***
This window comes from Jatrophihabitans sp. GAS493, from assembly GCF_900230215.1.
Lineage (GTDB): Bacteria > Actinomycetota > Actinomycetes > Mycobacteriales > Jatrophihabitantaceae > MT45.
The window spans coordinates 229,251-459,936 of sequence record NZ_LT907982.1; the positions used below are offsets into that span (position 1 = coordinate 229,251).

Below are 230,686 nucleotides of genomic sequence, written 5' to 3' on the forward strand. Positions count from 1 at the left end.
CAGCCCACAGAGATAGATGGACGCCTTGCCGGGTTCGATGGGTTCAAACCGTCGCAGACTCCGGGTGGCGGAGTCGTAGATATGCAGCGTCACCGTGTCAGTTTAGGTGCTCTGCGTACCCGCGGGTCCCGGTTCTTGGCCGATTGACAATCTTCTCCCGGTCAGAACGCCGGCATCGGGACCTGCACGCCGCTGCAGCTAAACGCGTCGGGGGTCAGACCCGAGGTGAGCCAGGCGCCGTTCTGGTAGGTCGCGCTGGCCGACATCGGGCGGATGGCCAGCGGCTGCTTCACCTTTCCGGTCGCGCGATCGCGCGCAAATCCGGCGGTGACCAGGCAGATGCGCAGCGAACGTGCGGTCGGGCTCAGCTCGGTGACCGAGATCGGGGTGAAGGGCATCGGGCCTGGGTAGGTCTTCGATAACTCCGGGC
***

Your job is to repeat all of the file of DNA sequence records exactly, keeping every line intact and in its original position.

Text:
This window comes from Jatrophihabitans sp. GAS493, from assembly GCF_900230215.1.
Lineage (GTDB): Bacteria > Actinomycetota > Actinomycetes > Mycobacteriales > Jatrophihabitantaceae > MT45.
The window spans coordinates 229,251-459,936 of sequence record NZ_LT907982.1; the positions used below are offsets into that span (position 1 = coordinate 229,251).

Below are 230,686 nucleotides of genomic sequence, written 5' to 3' on the forward strand. Positions count from 1 at the left end.
CAGCCCACAGAGATAGATGGACGCCTTGCCGGGTTCGATGGGTTCAAACCGTCGCAGACTCCGGGTGGCGGAGTCGTAGATATGCAGCGTCACCGTGTCAGTTTAGGTGCTCTGCGTACCCGCGGGTCCCGGTTCTTGGCCGATTGACAATCTTCTCCCGGTCAGAACGCCGGCATCGGGACCTGCACGCCGCTGCAGCTAAACGCGTCGGGGGTCAGACCCGAGGTGAGCCAGGCGCCGTTCTGGTAGGTCGCGCTGGCCGACATCGGGCGGATGGCCAGCGGCTGCTTCACCTTTCCGGTCGCGCGATCGCGCGCAAATCCGGCGGTGACCAGGCAGATGCGCAGCGAACGTGCGGTCGGGCTCAGCTCGGTGACCGAGATCGGGGTGAAGGGCATCGGGCCTGGGTAGGTCTTCGATAACTCCGGGC